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Can a travel boycott force Florida to toughen gun control laws?

Joe Cavaretta/South Florida Sun-Sentinel via Associated Press

Student David Hogg speaks to the media as he returns to Marjory Stoneman Douglas High School in Parkland, Fla., Wednesday.

By Globe Staff 

As classes resume at Marjory Stoneman Douglas High School in Parkland, Fla., this week after a shooting there left 17 dead, travel experts are carefully watching for a potential dip in the state’s tourism industry.

David Hogg, a 17-year-old survivor of the shooting, is calling on college students across the country to boycott Florida as a spring break destination in an attempt to force the hand of legislators to enact tougher gun control laws.

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“Let’s make a deal DO NOT come to Florida for spring break unless gun legislation is passed. These politions (sic) won’t listen to us so maybe the’ll (sic) listen to the billion dollar tourism industry in FL,” Hogg posted to his Twitter account, which now has nearly 400,000 followers. The tweet has so far garnered 170,000 likes.

He later followed the tweet with another suggesting that spring breakers spend their dollars in Puerto Rico instead.

A boycott could have serious consequences to Florida’s tourism-dependent economy. More than 2 million college students travel to the state for spring break every year, each spending an average of $1,200, according to a University of Central Florida study. Over one spring break travel season, 540,000 college students contributed $170 million to the economy of popular spring break destination of Panama City, the same study found.

The travel app Hopper found that three of the most popular domestic spring break locations are in Florida: Miami, Fort Lauderdale, and Orlando.

If a boycott spreads beyond spring break, it could be disastrous for a state where tourism is the largest industry, providing 1.4 million jobs. According to the state’s tourism bureau, visitors spent $108 billion in 2016. In a statement, a representative from Visit Florida said it will continue to market the state as “A welcoming and safe world-class destination.”

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Hogg, a student journalist, called for the boycott after the Florida Senate Appropriations Committee voted down amendments to ban assault weapons, bump stocks, and high-capacity magazines, in addition to passing on creating a firearms registry and requiring that private sales of firearms be done through a licensed dealer.

So far, travel-related companies such as Delta Air Lines, United Airlines, Hertz, Avis, Budget, Enterprise, National Alamo, Wyndham, and Best Western have eliminated discounts for members of the National Rifle Association as a result of the organization’s assault rifle advocacy.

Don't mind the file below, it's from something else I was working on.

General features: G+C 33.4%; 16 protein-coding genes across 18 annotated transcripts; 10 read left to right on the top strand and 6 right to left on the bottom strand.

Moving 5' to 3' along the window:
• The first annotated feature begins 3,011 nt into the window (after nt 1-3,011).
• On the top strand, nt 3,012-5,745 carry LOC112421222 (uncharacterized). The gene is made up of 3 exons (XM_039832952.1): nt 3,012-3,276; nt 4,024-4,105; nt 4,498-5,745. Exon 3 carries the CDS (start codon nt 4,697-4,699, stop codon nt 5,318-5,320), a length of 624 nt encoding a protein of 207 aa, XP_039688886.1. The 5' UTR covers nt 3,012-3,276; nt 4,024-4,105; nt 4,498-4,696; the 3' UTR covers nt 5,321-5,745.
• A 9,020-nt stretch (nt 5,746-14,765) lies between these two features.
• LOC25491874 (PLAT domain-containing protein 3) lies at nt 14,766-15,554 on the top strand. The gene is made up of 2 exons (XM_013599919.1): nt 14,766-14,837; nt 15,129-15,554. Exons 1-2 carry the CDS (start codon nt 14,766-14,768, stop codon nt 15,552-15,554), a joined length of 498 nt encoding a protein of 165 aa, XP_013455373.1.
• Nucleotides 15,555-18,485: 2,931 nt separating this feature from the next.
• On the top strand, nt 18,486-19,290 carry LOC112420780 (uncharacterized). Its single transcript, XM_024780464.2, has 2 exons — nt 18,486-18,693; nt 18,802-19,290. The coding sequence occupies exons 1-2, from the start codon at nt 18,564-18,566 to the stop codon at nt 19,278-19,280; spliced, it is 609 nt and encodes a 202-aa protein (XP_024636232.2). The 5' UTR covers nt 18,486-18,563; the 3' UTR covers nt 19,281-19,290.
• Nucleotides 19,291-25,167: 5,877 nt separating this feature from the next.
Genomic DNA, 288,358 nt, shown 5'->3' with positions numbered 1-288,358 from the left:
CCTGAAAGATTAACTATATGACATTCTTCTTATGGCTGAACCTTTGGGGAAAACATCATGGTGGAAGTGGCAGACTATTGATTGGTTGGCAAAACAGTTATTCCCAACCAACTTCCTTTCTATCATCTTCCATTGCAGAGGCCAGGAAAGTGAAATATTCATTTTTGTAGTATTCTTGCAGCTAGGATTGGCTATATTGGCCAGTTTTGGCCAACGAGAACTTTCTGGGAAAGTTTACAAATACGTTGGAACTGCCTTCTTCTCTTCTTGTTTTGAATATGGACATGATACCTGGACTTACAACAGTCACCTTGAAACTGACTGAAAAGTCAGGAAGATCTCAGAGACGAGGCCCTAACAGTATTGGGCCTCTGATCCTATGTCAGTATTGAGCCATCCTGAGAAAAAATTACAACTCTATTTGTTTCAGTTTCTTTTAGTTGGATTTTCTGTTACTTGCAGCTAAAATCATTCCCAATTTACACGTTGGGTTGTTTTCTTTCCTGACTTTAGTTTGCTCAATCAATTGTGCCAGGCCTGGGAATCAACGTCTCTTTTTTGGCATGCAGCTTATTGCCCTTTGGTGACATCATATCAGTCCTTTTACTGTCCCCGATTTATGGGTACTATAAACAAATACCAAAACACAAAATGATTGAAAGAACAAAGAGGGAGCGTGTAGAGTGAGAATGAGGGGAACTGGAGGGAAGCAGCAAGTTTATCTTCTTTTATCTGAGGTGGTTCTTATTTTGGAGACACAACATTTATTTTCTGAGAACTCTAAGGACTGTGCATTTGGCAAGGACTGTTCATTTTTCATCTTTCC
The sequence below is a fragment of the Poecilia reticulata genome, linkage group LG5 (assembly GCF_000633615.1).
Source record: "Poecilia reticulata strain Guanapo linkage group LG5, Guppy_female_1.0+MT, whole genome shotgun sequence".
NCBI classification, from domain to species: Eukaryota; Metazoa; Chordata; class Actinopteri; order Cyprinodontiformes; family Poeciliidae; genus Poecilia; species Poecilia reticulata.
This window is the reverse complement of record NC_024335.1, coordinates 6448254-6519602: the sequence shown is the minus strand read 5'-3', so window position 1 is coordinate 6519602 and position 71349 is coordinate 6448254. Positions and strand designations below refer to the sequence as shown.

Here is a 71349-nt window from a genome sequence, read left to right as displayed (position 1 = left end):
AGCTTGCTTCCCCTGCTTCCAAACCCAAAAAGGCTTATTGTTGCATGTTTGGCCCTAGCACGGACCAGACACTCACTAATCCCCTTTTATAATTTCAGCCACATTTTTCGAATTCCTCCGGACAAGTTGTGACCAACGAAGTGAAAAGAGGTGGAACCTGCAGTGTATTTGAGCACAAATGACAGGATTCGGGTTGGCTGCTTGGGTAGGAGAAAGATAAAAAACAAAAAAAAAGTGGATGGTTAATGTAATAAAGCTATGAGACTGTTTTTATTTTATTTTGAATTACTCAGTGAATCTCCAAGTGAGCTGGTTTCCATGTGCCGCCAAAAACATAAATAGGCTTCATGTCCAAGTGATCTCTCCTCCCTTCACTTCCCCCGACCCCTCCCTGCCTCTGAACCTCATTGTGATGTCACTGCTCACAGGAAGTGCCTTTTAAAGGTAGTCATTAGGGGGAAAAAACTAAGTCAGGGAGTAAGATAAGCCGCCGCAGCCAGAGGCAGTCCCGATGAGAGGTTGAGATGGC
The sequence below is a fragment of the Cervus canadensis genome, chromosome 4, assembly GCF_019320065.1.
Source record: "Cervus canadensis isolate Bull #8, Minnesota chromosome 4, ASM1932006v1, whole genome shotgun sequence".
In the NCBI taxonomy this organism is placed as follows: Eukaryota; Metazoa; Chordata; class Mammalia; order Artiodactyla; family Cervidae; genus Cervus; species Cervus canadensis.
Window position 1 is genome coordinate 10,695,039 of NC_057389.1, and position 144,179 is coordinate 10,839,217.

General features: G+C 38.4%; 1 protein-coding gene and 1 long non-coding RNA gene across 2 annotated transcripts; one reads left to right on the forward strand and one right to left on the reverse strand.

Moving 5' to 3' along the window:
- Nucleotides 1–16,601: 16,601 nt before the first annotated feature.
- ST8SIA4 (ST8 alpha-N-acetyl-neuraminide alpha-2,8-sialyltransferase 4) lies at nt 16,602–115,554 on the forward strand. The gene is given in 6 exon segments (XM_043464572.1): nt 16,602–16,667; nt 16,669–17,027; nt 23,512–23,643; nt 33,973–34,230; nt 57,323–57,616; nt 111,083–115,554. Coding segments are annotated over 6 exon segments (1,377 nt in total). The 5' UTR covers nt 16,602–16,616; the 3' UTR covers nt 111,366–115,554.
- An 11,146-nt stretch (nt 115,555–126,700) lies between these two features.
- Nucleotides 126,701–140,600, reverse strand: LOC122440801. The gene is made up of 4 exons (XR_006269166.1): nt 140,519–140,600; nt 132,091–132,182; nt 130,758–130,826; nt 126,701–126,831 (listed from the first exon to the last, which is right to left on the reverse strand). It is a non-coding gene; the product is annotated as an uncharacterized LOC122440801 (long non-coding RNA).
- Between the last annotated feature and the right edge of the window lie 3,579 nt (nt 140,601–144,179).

“We’ve seen states pass legislation or discuss legislation that certain groups in America found outside of what they wanted,” said Boston University professor and political media consultant Tobe Berkovitz. “Whether it’s bathroom bills or gun control, people react to decisions made in states. Travelers are not willing to put up with what they see as policies they don’t agree with.” `

North Carolina faced a crippling backlash when it passed a “bathroom bill” in 2016 that required transgender people to use restrooms corresponding to the sex on their birth certificates in many public buildings.

The state lost hundreds of millions of dollars after a year of tumult that saw businesses leave and major sporting events and concerts canceled. The bill was rescinded a year after its passage.

Despite the passion surrounding gun control, Hogg’s call for a Florida spring break boycott faces several obstacles. Spring break for many colleges has already begun, and most students have made plans and paid for plane fare and hotel rooms.

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“I did have plans to go to Florida for spring break, but they never developed into much,” said Evan Gilbert-Katz, a 21-year-old advertising major at Boston University. “Whether or not I would have canceled them would have depended on my airline and hotel providing me with a refund. As much as I favor stricter gun laws, I wouldn’t want my money to go to waste.”

Other students echoed the economics of losing money and changing plans.

“Although I have very strong opinions on gun control, I don’t think many people would take it into consideration for their upcoming travel plans, especially on such short notice,” said Lasell College senior Leanne Signoriello.

Another factor potentially railroading a Florida tourism boycott is that unlike North Carolina’s bathroom bill, which was state-specific, discussions over tougher gun laws are happening across the country.

“A lot of people can relate to this, to some extent,” said Dan Peltier, tourism reporter for the travel trade website Skift. “After the shooting in Las Vegas, no one was calling for a boycott. That didn’t get the conversation going. It was the same after the Pulse Nightclub shooting in Orlando. In some ways we’ve unfortunately become numb to these incidents.”

But many of those who liked and responded to Hogg’s boycott tweet are not college students and said they still plan to boycott Florida vacations.

“We were thinking of a school vacation in Florida this spring,” said Linda Lewis, a mother of two who lives in Boston. “But there are plenty of other places that are warm, and I’d rather spend my money there.”


Christopher Muther can be reached at muther@globe.com
Follow him on Twitter @Chris_Muther